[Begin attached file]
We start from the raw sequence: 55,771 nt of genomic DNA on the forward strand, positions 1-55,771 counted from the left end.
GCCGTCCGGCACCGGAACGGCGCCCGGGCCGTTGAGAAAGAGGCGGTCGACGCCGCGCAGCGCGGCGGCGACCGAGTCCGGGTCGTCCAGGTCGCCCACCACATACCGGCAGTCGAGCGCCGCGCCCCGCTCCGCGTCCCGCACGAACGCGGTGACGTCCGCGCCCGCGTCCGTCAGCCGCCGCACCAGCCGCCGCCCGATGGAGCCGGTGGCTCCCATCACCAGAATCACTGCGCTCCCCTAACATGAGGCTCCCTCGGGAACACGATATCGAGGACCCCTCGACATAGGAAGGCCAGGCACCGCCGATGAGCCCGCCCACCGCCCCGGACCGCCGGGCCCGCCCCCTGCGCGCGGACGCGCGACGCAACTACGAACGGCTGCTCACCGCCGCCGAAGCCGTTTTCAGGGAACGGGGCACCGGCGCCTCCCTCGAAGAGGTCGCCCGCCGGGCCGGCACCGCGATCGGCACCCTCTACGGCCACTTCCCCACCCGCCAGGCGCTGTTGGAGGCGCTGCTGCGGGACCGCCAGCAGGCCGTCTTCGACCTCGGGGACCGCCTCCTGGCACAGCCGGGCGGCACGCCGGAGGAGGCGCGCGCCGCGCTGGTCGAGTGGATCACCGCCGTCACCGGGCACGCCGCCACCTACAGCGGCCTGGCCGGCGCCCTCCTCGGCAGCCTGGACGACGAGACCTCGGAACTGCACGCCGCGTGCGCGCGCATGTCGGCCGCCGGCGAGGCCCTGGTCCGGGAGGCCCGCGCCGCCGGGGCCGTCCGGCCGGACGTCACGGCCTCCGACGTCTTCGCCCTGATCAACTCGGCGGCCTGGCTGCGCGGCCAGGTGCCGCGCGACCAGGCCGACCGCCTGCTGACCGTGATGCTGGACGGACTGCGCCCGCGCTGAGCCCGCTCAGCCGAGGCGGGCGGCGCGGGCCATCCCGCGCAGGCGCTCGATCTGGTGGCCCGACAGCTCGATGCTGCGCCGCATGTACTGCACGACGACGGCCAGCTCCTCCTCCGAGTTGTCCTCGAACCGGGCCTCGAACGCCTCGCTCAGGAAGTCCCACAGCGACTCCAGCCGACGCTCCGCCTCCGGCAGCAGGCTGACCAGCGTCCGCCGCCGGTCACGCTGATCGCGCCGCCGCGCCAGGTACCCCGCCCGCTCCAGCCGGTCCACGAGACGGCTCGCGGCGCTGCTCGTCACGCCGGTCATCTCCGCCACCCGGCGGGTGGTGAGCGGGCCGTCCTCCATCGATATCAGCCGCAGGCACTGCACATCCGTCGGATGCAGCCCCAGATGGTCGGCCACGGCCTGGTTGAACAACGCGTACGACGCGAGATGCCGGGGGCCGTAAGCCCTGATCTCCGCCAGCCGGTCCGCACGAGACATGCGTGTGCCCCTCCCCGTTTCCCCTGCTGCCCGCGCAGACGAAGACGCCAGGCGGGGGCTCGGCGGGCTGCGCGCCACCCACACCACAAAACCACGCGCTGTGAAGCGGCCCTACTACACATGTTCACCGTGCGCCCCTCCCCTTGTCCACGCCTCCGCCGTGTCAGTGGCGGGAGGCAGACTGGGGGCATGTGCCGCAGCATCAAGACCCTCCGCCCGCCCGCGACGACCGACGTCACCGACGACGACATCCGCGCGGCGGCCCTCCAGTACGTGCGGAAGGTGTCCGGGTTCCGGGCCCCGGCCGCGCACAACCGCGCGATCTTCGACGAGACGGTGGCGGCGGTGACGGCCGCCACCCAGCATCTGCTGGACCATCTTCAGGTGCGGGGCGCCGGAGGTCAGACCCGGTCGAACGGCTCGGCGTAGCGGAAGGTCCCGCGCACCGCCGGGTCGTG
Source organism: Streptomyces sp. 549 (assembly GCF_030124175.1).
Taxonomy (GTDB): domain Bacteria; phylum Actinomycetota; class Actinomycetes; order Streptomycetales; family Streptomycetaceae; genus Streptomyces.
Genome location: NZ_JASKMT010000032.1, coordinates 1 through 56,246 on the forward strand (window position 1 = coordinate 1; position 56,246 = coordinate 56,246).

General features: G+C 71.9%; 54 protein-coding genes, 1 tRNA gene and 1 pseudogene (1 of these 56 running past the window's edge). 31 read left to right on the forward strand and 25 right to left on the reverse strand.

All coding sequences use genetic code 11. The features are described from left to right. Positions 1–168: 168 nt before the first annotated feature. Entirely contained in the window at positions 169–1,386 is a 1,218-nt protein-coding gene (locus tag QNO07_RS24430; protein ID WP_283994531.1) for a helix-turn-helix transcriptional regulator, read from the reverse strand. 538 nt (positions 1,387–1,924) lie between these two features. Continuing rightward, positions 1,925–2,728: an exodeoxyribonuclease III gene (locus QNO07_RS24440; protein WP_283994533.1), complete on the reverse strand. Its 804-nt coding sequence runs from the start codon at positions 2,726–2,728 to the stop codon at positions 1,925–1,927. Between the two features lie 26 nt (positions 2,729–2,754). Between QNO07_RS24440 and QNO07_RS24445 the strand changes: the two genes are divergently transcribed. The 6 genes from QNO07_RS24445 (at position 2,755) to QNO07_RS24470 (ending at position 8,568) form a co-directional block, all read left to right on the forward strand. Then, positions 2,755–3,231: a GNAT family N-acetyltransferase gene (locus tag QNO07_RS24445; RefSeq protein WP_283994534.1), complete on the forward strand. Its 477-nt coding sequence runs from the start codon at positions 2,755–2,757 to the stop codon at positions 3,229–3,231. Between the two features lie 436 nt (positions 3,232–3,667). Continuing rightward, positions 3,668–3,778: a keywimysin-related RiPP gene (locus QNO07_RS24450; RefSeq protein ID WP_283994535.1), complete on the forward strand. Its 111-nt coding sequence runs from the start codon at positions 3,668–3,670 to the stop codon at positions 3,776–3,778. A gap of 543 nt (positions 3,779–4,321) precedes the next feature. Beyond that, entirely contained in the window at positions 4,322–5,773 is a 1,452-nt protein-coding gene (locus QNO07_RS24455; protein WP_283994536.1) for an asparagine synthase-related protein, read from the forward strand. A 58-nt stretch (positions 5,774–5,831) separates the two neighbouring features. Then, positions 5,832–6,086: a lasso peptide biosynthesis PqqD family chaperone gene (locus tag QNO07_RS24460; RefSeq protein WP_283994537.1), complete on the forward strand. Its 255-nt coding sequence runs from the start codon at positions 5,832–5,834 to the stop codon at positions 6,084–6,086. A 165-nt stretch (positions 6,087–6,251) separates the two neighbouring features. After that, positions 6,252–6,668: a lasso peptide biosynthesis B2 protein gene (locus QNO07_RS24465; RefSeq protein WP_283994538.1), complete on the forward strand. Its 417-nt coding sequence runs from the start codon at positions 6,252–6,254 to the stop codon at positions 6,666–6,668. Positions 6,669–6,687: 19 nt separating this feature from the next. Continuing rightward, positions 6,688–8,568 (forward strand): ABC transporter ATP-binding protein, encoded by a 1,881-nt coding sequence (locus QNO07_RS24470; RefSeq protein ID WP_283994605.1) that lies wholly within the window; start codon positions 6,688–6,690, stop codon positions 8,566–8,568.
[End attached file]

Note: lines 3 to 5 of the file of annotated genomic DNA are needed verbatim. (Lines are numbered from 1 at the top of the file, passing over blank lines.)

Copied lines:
Source organism: Streptomyces sp. 549 (assembly GCF_030124175.1).
Taxonomy (GTDB): domain Bacteria; phylum Actinomycetota; class Actinomycetes; order Streptomycetales; family Streptomycetaceae; genus Streptomyces.
Genome location: NZ_JASKMT010000032.1, coordinates 1 through 56,246 on the forward strand (window position 1 = coordinate 1; position 56,246 = coordinate 56,246).